Posted on : May 28, 2009 | By : Bill Stapleton | In : Reform
John Lechleiter, CEO of Eli Lilly & Co.
Drug-company executives are not content in simply being witnesses to the overhaul of United States healthcare. Drug companies promise not to have a repeat of their performance in the 1990’s, when they helped defeat President Bill Clinton’s reform efforts from the outside. Executives like Eli Lilly & Co’s CEO John Lechleiter promise an “open” process of pushing for reform. “This is not the 1990s, when the industry was playing defense, we’re playing offense. We’re at the table.” Drug-industry players promise not to use stare tactics in their effort to have their voice be heard, and have already outlined their different goals.
The first point made clear by Lechleiter and others like Astra Zeneca’s CEO David Brennan is that drugs are not are not a significant contributor to the exorbitant health care costs in the US. In other words, drugs are not the problem. “Prescription drugs account for just about 10 percent of health-care spending in the US; that has not changed in 40 years and right now that is going down,” Brennan argued on Wednesday to the Wall Street Journal. Mr. Brennan and other drug-executives claim that cutting back on drug prices is not the answer, rather allowing doctors to prescribe based on drugs’ quality rather than their cost will lead to better preventive care and lower costs.
Drug companies have also made the point on numerous occasions that a public plan would not be effective in the US. CEO of Pfizer Jeffrey Kindler argues: “a public plan would crowd out private insurers” and take the form of “price controls “that fail to reward companies for their expensive and risky investments in drug development.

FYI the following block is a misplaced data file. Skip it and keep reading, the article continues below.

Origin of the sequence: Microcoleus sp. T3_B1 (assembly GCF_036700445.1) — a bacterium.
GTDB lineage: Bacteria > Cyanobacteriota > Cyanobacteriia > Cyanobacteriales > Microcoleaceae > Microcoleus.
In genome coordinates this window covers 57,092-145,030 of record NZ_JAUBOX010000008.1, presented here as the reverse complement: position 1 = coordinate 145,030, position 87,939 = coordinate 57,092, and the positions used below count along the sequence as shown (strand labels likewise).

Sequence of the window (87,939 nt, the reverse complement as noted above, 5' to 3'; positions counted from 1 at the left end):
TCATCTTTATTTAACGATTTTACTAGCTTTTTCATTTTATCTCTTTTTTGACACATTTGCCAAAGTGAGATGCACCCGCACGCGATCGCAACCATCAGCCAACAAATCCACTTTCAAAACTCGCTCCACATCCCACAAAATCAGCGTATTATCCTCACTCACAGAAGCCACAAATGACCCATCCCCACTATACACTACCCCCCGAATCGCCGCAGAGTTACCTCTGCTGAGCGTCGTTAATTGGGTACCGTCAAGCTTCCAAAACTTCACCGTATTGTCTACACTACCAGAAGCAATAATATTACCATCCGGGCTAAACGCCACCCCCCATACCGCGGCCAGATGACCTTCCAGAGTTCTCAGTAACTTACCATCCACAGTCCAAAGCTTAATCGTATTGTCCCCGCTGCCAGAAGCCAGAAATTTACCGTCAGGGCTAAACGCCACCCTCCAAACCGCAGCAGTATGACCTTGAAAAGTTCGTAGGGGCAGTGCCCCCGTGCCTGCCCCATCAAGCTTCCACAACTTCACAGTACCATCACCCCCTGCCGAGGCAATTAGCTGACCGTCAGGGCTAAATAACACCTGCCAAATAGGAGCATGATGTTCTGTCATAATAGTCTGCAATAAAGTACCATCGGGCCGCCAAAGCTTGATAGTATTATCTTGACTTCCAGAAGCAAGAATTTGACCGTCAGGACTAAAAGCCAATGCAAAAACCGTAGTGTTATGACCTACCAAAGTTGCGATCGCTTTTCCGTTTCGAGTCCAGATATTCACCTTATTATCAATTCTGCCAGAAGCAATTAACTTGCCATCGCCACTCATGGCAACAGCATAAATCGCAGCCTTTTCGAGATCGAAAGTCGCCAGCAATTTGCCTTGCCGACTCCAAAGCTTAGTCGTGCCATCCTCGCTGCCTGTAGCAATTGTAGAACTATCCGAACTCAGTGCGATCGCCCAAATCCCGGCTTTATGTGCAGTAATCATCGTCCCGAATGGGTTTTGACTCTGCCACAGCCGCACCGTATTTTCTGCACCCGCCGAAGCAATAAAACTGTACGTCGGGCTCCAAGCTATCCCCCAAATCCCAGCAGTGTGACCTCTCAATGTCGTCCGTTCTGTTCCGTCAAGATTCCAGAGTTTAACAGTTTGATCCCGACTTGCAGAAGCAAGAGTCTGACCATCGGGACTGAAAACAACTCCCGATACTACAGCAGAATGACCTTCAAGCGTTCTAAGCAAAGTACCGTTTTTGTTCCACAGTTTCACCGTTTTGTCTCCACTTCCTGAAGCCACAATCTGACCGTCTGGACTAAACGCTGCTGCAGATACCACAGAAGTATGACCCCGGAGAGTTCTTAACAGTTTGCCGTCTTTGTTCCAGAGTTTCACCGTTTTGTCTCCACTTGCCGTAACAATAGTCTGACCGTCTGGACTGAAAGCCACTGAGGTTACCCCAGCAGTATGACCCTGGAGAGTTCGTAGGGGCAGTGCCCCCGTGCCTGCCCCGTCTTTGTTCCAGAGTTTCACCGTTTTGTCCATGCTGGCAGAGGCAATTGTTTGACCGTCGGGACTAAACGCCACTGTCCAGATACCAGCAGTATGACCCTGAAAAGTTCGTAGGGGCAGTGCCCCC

Finally, drug companies have also maintained that recent price increases in drugs have been necessary. Prices on many drugs have been up by as much as 15% from last quarter, and many have argued that the companies are trying to collect as much money as possible before proposed health reform will drive prices down.
While drug prices are a constant concern for millions of Americans, these companies make a valid point that maybe it is not their prices and industry that needs major reform.
Posted on : May 28, 2009 | By : Sophie Callahan | In : Health Insurance
Health insurance is becoming more and more expensive as well as scarce. People are losing their jobs as well as their health insurance and small businesses have been deciding to cut health care coverage totally. But with medical costs rising, health insurance is a necessity. Many people are beginning to look for jobs, are changing jobs, or waiting for their new jobs’ health insurance to check in. The best solution is short term health insurance which is better than no health insurance at all.
Short term health insurance is exactly what it says, short term. Policies can be purchased month to month for periods of 12 to 36 months. Though short term plans aren’t as comprehensive as individual health insurance plans and employer-sponsored health plans, they provide you with preventative measures at a cheap price.
Many short term health insurance plans are less than $100 a month and include coverage for services such as hospitalization, diagnosis, or emergency care. Short term health insurance plans don’t cover preventative care such as annual physicals, doctors’ visits, or prescriptions. Short term plans are used for the meantime while individuals are searching for more permanent plans.
Unfortunately individuals with preexisting conditions cannot get a short term health insurance policy because these policies are underwritten. Short term health insurance plans are generally for healthy individuals.
Posted on : May 27, 2009 | By : Natalia Brady | In : Health and Fitness